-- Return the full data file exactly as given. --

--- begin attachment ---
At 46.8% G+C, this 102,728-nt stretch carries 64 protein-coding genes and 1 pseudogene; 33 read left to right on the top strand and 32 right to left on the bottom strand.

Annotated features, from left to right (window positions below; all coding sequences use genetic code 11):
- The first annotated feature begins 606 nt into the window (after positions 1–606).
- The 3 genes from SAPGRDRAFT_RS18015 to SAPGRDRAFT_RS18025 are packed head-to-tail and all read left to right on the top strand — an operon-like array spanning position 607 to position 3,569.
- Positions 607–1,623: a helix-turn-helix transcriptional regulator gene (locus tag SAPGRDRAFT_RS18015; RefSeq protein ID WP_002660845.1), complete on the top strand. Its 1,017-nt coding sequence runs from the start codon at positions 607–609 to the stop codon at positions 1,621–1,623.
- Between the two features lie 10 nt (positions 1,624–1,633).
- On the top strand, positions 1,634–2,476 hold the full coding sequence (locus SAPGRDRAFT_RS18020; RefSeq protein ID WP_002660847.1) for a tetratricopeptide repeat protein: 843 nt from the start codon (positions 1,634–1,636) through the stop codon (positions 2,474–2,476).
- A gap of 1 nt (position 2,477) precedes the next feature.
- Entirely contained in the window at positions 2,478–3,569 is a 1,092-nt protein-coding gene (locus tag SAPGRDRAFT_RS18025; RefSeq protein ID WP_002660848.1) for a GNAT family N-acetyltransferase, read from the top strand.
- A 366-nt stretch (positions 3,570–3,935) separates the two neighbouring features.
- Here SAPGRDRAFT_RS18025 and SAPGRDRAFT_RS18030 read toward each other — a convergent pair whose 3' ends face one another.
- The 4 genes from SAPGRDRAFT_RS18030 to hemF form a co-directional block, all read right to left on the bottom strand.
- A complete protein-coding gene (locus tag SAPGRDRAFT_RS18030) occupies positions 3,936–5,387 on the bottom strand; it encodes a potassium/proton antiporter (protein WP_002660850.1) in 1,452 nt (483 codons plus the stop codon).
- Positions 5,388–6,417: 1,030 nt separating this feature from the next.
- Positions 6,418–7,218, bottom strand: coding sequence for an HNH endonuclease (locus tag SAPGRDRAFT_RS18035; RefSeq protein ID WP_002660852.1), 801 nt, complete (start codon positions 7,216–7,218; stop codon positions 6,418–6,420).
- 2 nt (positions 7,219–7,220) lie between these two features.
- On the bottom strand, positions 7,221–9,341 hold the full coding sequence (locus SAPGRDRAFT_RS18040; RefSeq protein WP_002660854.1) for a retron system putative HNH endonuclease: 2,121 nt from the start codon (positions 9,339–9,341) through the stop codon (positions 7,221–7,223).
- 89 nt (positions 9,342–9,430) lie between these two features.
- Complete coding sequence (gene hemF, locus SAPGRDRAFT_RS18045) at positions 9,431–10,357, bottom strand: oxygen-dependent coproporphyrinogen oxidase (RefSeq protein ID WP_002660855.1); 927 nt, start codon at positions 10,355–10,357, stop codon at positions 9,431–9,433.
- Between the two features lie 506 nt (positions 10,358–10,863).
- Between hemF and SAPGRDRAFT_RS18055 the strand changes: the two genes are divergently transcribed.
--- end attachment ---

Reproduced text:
At 46.8% G+C, this 102,728-nt stretch carries 64 protein-coding genes and 1 pseudogene; 33 read left to right on the top strand and 32 right to left on the bottom strand.

Annotated features, from left to right (window positions below; all coding sequences use genetic code 11):
- The first annotated feature begins 606 nt into the window (after positions 1–606).
- The 3 genes from SAPGRDRAFT_RS18015 to SAPGRDRAFT_RS18025 are packed head-to-tail and all read left to right on the top strand — an operon-like array spanning position 607 to position 3,569.
- Positions 607–1,623: a helix-turn-helix transcriptional regulator gene (locus tag SAPGRDRAFT_RS18015; RefSeq protein ID WP_002660845.1), complete on the top strand. Its 1,017-nt coding sequence runs from the start codon at positions 607–609 to the stop codon at positions 1,621–1,623.
- Between the two features lie 10 nt (positions 1,624–1,633).
- On the top strand, positions 1,634–2,476 hold the full coding sequence (locus SAPGRDRAFT_RS18020; RefSeq protein ID WP_002660847.1) for a tetratricopeptide repeat protein: 843 nt from the start codon (positions 1,634–1,636) through the stop codon (positions 2,474–2,476).
- A gap of 1 nt (position 2,477) precedes the next feature.
- Entirely contained in the window at positions 2,478–3,569 is a 1,092-nt protein-coding gene (locus tag SAPGRDRAFT_RS18025; RefSeq protein ID WP_002660848.1) for a GNAT family N-acetyltransferase, read from the top strand.
- A 366-nt stretch (positions 3,570–3,935) separates the two neighbouring features.
- Here SAPGRDRAFT_RS18025 and SAPGRDRAFT_RS18030 read toward each other — a convergent pair whose 3' ends face one another.
- The 4 genes from SAPGRDRAFT_RS18030 to hemF form a co-directional block, all read right to left on the bottom strand.
- A complete protein-coding gene (locus tag SAPGRDRAFT_RS18030) occupies positions 3,936–5,387 on the bottom strand; it encodes a potassium/proton antiporter (protein WP_002660850.1) in 1,452 nt (483 codons plus the stop codon).
- Positions 5,388–6,417: 1,030 nt separating this feature from the next.
- Positions 6,418–7,218, bottom strand: coding sequence for an HNH endonuclease (locus tag SAPGRDRAFT_RS18035; RefSeq protein ID WP_002660852.1), 801 nt, complete (start codon positions 7,216–7,218; stop codon positions 6,418–6,420).
- 2 nt (positions 7,219–7,220) lie between these two features.
- On the bottom strand, positions 7,221–9,341 hold the full coding sequence (locus SAPGRDRAFT_RS18040; RefSeq protein WP_002660854.1) for a retron system putative HNH endonuclease: 2,121 nt from the start codon (positions 9,339–9,341) through the stop codon (positions 7,221–7,223).
- 89 nt (positions 9,342–9,430) lie between these two features.
- Complete coding sequence (gene hemF, locus SAPGRDRAFT_RS18045) at positions 9,431–10,357, bottom strand: oxygen-dependent coproporphyrinogen oxidase (RefSeq protein ID WP_002660855.1); 927 nt, start codon at positions 10,355–10,357, stop codon at positions 9,431–9,433.
- Between the two features lie 506 nt (positions 10,358–10,863).
- Between hemF and SAPGRDRAFT_RS18055 the strand changes: the two genes are divergently transcribed.